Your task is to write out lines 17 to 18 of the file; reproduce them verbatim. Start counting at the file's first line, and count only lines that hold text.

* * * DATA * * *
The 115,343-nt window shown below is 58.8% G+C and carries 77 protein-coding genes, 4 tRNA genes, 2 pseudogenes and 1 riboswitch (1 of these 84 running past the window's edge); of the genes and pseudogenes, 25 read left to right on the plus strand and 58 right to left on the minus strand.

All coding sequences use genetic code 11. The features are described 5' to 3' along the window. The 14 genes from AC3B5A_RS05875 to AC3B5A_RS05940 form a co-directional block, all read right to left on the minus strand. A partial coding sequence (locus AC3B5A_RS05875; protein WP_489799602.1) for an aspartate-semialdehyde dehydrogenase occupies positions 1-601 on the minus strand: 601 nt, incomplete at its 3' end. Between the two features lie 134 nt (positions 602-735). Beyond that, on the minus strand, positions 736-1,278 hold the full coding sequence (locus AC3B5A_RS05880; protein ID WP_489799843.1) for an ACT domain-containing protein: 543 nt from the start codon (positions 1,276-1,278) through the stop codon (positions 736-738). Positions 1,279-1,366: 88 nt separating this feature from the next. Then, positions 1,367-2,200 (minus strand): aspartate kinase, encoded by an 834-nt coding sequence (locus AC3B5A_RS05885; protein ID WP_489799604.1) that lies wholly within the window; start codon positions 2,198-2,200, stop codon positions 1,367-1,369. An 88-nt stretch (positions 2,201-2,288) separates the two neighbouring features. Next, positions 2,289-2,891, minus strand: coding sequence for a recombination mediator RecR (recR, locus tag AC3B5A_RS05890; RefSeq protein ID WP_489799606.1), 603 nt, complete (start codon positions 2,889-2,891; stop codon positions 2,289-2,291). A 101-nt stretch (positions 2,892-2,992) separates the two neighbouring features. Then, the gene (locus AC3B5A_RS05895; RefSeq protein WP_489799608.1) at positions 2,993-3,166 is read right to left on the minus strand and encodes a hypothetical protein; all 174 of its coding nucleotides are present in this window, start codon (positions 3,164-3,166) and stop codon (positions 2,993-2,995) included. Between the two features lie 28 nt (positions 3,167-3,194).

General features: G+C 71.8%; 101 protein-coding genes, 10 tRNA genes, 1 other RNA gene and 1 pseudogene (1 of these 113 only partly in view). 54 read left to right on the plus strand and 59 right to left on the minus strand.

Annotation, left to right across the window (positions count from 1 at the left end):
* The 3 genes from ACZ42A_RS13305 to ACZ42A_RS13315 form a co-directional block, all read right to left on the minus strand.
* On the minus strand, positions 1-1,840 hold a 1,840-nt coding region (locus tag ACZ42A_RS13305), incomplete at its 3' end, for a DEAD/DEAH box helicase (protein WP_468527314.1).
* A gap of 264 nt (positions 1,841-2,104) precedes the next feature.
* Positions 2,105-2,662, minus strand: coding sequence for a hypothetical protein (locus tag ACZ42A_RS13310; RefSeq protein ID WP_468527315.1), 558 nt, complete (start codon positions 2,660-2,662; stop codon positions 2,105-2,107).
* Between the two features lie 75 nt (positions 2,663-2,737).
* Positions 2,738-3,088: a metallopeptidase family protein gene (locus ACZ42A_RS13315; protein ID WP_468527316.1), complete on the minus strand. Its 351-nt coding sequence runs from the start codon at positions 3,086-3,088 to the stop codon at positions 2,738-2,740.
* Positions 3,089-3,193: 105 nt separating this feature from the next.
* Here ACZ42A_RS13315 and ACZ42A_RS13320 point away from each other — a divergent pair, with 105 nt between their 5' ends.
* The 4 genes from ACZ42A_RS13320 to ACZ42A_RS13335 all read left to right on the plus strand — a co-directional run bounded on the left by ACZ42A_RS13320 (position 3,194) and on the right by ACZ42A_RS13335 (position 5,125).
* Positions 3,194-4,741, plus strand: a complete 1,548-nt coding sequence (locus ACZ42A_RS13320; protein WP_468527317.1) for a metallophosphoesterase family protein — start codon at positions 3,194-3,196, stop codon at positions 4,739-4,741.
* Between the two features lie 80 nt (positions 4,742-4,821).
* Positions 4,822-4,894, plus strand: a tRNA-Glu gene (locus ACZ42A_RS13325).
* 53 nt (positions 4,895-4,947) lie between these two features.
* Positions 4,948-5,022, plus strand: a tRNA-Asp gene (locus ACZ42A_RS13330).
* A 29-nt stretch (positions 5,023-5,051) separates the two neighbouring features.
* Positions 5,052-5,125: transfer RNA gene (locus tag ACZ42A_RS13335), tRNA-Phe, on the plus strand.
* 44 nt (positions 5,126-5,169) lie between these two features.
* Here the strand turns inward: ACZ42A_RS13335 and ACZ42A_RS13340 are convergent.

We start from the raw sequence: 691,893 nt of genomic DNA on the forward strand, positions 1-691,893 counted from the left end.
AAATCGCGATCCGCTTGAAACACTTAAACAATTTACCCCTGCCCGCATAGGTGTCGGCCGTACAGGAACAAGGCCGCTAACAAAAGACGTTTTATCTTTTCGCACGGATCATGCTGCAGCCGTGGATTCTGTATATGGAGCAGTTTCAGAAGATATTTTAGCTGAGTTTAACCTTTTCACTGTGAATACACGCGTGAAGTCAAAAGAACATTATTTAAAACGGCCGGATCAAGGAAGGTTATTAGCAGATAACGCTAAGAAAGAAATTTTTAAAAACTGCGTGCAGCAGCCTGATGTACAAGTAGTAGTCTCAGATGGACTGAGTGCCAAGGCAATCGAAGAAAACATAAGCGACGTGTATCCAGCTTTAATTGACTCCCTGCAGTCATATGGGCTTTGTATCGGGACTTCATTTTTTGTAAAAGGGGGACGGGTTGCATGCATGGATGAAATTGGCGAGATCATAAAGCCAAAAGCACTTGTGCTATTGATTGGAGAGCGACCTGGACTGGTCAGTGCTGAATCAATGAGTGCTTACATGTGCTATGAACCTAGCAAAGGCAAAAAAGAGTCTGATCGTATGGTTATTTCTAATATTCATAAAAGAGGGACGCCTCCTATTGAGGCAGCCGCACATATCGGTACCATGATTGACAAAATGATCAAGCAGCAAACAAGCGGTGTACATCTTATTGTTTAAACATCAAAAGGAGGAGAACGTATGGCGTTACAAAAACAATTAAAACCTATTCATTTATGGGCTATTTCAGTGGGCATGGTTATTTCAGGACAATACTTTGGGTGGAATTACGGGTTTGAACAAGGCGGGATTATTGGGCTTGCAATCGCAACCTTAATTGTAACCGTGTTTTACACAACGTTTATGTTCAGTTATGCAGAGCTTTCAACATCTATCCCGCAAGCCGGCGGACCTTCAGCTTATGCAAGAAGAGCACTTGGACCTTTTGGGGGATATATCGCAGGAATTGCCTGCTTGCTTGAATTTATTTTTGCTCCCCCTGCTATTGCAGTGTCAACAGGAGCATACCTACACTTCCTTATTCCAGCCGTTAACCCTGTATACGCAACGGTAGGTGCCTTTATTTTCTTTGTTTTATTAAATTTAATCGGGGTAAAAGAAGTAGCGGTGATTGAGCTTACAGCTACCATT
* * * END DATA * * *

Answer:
* 53 nt (positions 4,895-4,947) lie between these two features.
* Positions 4,948-5,022, plus strand: a tRNA-Asp gene (locus ACZ42A_RS13330).